Usually you hear it before you see the results: Your cat makes a series of hacking noises. Before you react, she's deposited the contents of her tummy on your sofa. Once is more than enough. But if your cat throws up continuously, she needs a dose of anti-nausea medication.
Metoclopramide is a prescription medication that treats acid reflux and nausea in humans. Commercial names include Reglan, Maxolon and Octamide. Vets use metoclopramide to calm cats' stomachs and to get things such as food or hairballs moving out of the tummy and on their way through the intestines. Mirtazapine (brand name Remeron) is another medicine for nausea in cats. It was originally used as an antidepressant but was found to calm the stomach and even stimulate the appetite. If your cat persistently vomits, your vet might prescribe Remeron tablets or give her a shot of metoclopramide. He also could prescribe it as pills or syrup.
If you're certain that your cat's upset stomach can be blamed on bad chow, you can try a human over-the-counter remedy. Kaopectate soothes your tummy and it can help your kitty's, too. One measuring teaspoon of the medicine should be enough unless your cat is exceptionally large, as the dosage is one teaspoon for every 10 pounds. Don't substitute Pepto-Bismol: "The Doctors Book of Home Remedies for Dogs and Cats" indicates that medication has asprin-related ingredients that could be toxic to your cat.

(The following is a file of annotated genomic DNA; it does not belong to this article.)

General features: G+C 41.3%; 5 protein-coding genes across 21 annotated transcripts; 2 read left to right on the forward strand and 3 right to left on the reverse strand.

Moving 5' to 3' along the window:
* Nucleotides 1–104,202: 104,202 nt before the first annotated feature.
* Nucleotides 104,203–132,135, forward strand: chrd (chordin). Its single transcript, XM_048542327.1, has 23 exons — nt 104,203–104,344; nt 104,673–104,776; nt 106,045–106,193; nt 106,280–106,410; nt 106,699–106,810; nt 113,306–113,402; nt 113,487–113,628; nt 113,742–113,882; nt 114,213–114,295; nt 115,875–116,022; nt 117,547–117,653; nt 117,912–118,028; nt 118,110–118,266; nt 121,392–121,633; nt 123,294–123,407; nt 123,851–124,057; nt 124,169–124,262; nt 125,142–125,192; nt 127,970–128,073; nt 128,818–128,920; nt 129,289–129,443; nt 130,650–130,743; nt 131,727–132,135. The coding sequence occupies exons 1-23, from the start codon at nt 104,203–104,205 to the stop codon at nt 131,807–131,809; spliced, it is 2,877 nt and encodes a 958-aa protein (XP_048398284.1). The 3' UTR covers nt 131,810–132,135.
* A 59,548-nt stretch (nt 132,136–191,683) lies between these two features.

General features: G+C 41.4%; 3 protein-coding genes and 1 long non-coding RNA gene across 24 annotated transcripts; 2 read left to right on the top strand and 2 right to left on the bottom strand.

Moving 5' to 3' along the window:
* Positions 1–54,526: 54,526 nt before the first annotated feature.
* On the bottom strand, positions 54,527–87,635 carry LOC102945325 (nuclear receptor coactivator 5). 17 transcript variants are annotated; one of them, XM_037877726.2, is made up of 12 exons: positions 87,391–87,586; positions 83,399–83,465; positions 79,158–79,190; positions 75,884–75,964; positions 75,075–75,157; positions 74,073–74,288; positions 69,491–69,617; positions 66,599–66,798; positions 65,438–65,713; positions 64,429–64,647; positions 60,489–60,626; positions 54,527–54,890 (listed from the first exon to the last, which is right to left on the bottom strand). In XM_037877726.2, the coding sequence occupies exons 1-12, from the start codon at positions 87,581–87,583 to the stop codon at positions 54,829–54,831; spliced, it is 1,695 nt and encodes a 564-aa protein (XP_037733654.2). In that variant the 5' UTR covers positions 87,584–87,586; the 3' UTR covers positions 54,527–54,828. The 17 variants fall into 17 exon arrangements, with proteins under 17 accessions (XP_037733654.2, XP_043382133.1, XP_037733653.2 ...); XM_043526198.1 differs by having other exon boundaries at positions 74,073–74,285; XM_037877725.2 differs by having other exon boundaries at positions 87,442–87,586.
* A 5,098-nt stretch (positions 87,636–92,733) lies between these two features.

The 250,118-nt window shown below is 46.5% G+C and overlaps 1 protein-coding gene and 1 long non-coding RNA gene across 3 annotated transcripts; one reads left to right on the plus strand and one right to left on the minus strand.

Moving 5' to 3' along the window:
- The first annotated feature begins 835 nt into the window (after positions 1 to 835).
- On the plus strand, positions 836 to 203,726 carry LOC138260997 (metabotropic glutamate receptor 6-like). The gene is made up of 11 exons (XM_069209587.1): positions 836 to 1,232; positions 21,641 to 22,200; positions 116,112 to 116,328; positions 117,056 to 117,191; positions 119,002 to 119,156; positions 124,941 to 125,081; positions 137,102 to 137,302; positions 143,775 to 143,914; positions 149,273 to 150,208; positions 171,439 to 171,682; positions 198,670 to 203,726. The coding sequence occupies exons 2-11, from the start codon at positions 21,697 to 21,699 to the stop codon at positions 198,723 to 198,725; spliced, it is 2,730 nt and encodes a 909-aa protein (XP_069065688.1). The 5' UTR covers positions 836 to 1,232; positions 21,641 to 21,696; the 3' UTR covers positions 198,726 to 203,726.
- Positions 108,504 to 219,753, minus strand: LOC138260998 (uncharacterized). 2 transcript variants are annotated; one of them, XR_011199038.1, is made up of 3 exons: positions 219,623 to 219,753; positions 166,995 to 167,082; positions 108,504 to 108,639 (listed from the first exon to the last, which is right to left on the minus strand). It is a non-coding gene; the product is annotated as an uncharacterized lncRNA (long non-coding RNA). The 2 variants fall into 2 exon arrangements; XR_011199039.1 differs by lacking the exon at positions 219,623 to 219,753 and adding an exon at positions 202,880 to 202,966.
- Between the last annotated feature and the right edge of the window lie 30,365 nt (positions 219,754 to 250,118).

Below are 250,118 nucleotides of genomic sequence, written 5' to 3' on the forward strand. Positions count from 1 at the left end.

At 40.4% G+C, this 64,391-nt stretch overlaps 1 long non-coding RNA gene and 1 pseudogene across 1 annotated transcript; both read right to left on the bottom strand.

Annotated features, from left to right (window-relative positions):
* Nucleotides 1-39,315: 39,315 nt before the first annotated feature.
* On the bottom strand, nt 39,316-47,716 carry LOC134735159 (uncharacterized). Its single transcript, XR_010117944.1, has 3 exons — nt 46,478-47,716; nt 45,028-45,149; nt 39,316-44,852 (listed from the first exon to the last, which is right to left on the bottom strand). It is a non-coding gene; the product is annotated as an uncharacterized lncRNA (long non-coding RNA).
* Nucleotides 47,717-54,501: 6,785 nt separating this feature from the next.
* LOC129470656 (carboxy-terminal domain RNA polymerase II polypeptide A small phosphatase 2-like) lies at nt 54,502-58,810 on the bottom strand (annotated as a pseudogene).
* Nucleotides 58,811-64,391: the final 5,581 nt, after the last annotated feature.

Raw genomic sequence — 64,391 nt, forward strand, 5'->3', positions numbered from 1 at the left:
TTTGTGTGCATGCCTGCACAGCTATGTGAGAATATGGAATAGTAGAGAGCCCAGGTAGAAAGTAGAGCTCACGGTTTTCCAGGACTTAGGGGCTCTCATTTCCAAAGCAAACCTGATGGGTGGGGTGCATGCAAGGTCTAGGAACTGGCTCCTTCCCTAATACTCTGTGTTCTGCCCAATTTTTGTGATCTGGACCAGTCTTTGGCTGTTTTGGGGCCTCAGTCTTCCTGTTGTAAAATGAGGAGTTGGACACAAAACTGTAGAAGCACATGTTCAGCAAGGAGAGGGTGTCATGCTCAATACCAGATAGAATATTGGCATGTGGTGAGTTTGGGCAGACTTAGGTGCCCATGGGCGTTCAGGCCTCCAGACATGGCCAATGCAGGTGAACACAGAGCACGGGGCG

What Makes Kitty Nauseous
Knowing what's causing your kitty to upchuck will help you figure out how to calm her tummy and get it back to normal. It could just be a stomach bug or something she ate. Medications can sometimes cause nausea, and so does eating grass. Felines who have a hard time passing hair through their digestive systems will throw up hairballs. Drinking too much water in one shot can also cause your cat to vomit. If you can't attribute your cat's nausea to any of these causes, try to determine whether she came into contact with anything poisonous; poison is another cause of vomiting in cats.
When to Call the Vet
It's never advisable to treat your cat with your own prescriptions. If she is throwing up persistently and you don't have the appropriate over-the-counter medication on hand -- or if it isn't helping -- get her in to see her doctor right away. Continued vomiting weakens your cat and can dehydrate her quickly. If she isn't responding to the proper dose of over-the-counter medicine, the cause of the nausea might be more serious than you thought.
Always check with your veterinarian before changing your pet’s diet, medication, or physical activity routines. This information is not a substitute for a vet’s opinion.
- Vetinfo: Treating Gastritis in Cats with Metoclopramide (Reglan)
- Vetinfo: Remeron Side Effects in Cats
- The Doctors Book of Home Remedies for Dogs and Cats; Editors of Prevention Health Books
Elle Di Jensen has been a writer and editor since 1990. She began working in the fitness industry in 1987, and her experience includes editing and publishing a workout manual. She has an extended family of pets, including special needs animals. Jensen attended Idaho and Boise State Universities. Her work has appeared in various print and online publications.